The City of Toronto's integrity commissioner has opened an investigation into a municipal councillor following a CBC News report earlier this year about a $5,000-a-table fundraiser held on his behalf.
Giorgio Mammoliti, who represents Ward 7 in northwest Toronto, is being investigated under the city's code of conduct for elected officials, which prohibits councillors from receiving gifts or benefits connected with "the performance of his or her duties of office."
- Big-time lobbyists attended pricey Mammoliti bash
- Giorgio Mammoliti faces questions over $5,000-a-table event
City integrity commissioner Janet Leiper told Mammoliti she is forging ahead with the inquiry in a letter last week to his lawyer, a copy of which was obtained by CBC News.
Mammoliti has until Dec. 18 to respond, Leiper says in her letter.
Her investigation was triggered by a complaint by Toronto attorney Brian Iler, who said Tuesday that "the rules are very clear."
"You can't raise money except in very limited circumstances," Iler said. "End of the day, I don't think Mr. Mammoliti belongs on city council. He hasn't got the desire to play by the rules."
Iler's complaint cited two CBC News reports from last May about the Mammoliti fundraiser. The reports revealed that several hundred people attended the event at the Royalton Banquet Hall in Woodbridge, just north of Toronto, with tickets costing $5,000 for a table of ten.
The invitation to the event said Mammoliti and his family had become "the subject of political and personal attacks on numerous occasions" owing to his "continued dedication to the mayor and the administration."
"These unfounded, unjust attacks have taken their toll on him financially and my family on a personal level as well as creating unnecessary distractions for his office staff to deal with," said the invitation, written by Mammoliti's son Michael.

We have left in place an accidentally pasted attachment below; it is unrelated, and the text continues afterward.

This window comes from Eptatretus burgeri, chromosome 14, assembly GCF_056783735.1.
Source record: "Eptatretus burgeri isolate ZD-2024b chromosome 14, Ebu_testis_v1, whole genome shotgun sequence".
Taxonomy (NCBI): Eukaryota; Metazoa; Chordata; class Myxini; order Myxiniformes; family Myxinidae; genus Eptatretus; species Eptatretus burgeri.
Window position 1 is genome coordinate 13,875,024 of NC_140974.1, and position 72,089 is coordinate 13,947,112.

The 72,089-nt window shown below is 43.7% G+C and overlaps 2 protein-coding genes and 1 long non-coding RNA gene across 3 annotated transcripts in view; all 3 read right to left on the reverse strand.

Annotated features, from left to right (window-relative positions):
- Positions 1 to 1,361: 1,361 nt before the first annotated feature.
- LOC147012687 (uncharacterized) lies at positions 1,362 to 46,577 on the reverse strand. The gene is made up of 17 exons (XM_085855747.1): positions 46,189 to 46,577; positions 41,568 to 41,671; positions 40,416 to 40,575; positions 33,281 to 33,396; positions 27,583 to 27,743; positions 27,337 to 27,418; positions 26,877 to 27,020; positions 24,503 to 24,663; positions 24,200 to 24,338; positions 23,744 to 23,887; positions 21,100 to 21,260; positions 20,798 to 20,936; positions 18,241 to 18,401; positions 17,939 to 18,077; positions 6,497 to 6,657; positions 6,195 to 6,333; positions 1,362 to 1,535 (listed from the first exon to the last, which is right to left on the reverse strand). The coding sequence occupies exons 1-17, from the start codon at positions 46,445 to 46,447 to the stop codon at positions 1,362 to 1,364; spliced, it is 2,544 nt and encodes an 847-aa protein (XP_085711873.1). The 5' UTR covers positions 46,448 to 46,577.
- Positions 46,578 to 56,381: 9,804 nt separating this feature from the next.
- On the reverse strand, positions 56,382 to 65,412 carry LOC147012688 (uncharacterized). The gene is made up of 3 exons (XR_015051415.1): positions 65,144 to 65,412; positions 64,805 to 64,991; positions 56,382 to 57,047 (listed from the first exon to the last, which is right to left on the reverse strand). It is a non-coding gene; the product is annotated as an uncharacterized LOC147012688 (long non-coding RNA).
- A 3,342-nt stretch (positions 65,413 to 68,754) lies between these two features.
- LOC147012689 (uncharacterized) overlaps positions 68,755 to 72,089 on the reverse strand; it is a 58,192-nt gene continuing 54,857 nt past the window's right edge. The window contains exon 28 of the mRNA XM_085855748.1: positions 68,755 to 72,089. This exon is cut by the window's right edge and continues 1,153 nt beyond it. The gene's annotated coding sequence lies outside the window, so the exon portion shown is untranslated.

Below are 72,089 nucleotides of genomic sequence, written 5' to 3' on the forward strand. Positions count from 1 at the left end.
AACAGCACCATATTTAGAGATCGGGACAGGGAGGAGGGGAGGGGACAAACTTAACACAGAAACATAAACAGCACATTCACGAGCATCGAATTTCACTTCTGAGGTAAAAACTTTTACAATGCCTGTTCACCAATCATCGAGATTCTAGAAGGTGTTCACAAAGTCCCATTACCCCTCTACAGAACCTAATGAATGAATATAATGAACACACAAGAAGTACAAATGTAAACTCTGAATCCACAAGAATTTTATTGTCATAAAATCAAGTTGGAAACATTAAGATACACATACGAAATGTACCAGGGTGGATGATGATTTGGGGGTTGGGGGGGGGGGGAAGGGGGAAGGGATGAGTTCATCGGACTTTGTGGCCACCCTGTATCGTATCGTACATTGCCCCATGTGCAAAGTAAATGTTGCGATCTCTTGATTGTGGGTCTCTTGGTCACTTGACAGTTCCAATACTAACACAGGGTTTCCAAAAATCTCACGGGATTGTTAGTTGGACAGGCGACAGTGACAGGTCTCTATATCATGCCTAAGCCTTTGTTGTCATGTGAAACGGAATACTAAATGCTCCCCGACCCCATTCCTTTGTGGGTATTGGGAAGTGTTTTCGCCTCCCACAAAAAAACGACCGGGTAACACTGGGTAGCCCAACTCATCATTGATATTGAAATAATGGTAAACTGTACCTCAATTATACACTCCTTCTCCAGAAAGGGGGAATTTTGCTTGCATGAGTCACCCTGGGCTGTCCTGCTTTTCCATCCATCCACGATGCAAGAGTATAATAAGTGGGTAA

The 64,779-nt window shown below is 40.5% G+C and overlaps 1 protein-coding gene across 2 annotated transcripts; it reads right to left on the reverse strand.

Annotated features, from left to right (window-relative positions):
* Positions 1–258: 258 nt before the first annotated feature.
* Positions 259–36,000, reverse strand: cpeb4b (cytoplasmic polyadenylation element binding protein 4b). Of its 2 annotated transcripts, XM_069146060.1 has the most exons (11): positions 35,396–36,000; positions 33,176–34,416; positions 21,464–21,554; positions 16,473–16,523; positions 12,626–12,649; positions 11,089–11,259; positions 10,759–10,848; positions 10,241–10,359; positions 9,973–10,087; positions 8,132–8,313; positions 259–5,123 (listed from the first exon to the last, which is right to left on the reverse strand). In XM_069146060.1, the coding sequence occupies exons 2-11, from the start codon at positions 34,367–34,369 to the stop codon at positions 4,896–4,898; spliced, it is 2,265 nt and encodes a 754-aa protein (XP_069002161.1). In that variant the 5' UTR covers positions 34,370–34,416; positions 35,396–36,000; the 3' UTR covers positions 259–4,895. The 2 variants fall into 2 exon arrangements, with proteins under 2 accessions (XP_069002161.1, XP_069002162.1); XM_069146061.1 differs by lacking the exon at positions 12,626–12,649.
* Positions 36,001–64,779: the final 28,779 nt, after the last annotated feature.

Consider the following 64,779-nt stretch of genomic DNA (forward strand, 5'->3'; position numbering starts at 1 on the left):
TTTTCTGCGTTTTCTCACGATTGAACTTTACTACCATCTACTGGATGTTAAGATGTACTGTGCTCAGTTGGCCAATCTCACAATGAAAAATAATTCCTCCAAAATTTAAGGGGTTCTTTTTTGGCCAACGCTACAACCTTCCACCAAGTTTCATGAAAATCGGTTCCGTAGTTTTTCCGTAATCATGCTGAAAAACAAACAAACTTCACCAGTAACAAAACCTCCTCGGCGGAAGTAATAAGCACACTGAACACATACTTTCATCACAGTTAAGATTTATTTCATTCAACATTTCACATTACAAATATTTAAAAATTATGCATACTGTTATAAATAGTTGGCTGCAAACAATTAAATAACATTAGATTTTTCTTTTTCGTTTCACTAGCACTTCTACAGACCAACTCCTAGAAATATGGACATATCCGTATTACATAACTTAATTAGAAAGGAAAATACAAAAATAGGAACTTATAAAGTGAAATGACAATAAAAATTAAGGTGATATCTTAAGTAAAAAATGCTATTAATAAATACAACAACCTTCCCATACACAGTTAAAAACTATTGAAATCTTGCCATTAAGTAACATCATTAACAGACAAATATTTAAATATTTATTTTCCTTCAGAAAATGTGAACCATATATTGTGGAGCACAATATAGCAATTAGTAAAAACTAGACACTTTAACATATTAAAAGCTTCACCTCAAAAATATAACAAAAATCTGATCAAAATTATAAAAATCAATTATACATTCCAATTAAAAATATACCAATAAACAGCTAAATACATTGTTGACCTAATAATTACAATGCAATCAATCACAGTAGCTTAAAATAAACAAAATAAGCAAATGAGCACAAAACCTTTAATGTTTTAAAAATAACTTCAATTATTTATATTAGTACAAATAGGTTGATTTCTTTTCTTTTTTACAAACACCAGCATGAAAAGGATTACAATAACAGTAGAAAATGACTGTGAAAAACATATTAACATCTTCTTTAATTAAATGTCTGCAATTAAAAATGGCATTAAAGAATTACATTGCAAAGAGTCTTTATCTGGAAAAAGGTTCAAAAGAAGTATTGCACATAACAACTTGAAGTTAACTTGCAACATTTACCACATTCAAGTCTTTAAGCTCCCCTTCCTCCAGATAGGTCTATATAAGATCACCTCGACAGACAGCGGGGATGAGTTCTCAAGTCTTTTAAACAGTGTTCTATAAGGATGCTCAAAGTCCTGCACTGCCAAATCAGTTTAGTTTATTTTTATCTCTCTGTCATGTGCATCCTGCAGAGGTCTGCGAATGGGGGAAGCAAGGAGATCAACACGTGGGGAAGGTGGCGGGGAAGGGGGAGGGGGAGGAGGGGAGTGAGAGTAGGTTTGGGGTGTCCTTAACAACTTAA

"I am seeking your support for my father so he can continue to fight the good fight at Toronto City Hall and not be held back by the financial burdens these attacks have brought on."
Iler's complaint says that kind of language makes it clear the fundraiser was "linked directly to Coun. Mammoliti's activities in his capacity as a councillor" and therefore violates the code of conduct.
Two weeks before the fundraiser, Leiper herself sent out a memo to city councillors warning them about holding public fundraisers or accepting contributions.
The invitation to the Mammoliti fundraiser appeared to address possible concerns, saying "we have obtained legal [advice]" and any financial contributions "will not be in any way a conflict."
In a subsequent statement to the Toronto Star, Mammoliti called the fundraiser a celebration of "my recovery from my recent health concerns," a reference to brain surgery he underwent last spring.
Big-time lobbyists attended
Mammoliti initially fought the request for an investigation, saying there weren't enough grounds for a complaint, but the integrity commissioner ruled against him.
Neither the councillor nor his lawyer immediately replied to calls for comment on Tuesday afternoon.
Among the attendees at the May fundraiser were two city hall lobbyists: Paul Pellegrini, president of lobbying firm Sussex Strategy Group, and Jamie Besner, a partner at Sussex.
At least one senior executive from property management and development company Greenwin Inc., which manages buildings owned by Toronto Community Housing and which is Mammoliti's landlord on an apartment he leases, was also in attendance.
CBC News was unable to confirm whether the Sussex lobbyists or Greenwin exec contributed to the $5,000 price per table. None of them returned calls at the time.
If the integrity commissioner finds Mammoliti breached the city's code of conduct, he could be officially reprimanded or penalized up to 90 days' salary.